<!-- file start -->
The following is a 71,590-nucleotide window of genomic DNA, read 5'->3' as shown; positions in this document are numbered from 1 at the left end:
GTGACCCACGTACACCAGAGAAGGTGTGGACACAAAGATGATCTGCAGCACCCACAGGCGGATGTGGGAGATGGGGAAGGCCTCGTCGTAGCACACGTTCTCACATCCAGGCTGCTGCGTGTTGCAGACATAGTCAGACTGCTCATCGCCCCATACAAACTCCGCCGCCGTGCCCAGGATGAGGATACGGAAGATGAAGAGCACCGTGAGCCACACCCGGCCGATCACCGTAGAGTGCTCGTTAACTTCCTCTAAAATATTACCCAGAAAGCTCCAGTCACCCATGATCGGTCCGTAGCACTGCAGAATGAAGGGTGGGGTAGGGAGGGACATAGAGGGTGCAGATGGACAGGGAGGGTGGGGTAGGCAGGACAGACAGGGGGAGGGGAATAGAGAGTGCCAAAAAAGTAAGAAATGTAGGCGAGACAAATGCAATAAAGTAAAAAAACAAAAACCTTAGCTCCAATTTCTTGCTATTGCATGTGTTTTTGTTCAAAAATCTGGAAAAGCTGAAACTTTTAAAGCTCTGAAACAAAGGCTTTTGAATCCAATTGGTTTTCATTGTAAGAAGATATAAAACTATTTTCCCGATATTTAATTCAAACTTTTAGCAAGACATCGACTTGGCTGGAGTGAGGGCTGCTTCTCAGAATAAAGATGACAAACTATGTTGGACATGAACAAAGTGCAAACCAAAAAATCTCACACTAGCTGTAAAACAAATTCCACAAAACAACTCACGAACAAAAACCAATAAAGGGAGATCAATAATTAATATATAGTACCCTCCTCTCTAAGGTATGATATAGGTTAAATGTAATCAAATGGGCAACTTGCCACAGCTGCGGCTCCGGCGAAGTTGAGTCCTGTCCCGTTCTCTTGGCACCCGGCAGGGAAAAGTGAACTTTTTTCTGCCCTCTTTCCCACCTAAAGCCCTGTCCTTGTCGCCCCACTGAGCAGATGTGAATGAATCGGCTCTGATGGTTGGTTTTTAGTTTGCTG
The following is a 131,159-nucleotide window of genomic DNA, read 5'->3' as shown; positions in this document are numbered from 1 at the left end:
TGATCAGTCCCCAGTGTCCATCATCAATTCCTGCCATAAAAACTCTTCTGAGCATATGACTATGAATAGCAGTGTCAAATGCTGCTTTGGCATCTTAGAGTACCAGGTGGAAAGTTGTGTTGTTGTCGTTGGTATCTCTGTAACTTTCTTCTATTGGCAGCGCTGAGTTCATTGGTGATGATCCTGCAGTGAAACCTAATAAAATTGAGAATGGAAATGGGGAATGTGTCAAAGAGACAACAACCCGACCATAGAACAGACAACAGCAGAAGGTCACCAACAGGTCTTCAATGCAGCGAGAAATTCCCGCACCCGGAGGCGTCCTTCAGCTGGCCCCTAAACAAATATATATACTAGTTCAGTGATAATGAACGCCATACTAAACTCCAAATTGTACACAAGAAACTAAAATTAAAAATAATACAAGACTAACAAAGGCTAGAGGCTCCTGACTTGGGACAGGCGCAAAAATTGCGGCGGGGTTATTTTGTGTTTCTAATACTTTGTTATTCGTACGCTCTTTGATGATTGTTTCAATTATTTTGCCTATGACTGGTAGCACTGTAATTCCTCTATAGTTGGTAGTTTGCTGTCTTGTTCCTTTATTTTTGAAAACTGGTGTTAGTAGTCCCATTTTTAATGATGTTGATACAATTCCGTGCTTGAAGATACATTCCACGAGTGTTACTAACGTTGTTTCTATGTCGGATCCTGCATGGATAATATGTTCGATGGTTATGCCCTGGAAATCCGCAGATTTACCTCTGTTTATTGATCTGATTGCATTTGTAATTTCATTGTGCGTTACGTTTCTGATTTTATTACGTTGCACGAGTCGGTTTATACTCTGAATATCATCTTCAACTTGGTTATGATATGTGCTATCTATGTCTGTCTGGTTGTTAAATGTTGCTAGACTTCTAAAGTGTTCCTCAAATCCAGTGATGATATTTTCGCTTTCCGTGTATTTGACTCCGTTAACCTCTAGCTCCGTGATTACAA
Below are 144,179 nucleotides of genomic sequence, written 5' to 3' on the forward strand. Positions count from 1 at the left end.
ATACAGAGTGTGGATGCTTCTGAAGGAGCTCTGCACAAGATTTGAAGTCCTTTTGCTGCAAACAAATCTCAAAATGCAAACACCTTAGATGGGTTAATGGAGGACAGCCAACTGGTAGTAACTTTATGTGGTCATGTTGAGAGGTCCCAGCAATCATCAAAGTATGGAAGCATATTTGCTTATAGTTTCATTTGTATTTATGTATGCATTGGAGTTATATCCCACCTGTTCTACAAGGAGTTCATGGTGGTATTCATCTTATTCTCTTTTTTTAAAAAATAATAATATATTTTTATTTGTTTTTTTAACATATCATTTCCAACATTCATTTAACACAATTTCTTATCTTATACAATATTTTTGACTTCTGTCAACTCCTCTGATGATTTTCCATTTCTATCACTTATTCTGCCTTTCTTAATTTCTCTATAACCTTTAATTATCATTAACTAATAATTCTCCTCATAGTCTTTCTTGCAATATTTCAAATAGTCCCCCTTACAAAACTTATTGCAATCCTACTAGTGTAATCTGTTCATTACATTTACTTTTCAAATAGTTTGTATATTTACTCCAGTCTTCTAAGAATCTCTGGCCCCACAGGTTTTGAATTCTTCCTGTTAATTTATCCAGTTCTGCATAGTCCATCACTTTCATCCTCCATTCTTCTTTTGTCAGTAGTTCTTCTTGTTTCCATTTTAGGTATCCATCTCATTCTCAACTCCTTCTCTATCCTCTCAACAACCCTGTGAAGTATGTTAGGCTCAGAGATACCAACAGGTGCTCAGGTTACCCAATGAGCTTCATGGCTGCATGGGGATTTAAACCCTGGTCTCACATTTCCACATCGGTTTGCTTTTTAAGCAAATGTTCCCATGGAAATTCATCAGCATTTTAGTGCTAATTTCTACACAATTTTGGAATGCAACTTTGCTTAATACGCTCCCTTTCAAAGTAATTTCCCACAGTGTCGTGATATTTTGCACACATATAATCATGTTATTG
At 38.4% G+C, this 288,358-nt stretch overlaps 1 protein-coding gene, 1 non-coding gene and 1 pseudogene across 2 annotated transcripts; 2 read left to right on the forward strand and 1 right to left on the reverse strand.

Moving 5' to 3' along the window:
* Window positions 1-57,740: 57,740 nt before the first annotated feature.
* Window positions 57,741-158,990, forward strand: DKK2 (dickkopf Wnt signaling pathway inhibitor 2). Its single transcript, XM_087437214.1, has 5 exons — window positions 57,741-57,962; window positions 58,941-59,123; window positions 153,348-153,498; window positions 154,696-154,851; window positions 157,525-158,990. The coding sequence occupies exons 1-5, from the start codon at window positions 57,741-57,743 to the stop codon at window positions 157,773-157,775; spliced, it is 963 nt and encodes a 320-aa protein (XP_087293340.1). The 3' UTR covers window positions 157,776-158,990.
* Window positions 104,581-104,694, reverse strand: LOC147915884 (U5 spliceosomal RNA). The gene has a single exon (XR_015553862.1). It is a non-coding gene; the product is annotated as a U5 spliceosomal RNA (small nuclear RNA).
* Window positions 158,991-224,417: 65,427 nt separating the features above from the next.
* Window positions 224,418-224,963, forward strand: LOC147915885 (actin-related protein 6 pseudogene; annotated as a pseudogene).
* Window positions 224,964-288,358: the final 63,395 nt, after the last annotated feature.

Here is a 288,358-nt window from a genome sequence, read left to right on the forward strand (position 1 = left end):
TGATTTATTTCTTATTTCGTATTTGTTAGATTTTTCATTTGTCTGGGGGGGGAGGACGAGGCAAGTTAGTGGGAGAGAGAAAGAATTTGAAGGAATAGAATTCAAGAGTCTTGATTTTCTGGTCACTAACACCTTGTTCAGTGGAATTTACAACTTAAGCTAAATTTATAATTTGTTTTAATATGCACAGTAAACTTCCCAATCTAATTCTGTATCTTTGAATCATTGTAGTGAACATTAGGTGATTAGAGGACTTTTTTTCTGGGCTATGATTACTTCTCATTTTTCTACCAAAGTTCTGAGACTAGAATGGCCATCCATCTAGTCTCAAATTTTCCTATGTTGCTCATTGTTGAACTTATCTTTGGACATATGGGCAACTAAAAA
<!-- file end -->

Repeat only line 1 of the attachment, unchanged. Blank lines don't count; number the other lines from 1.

The following is a 71,590-nucleotide window of genomic DNA, read 5'->3' as shown; positions in this document are numbered from 1 at the left end: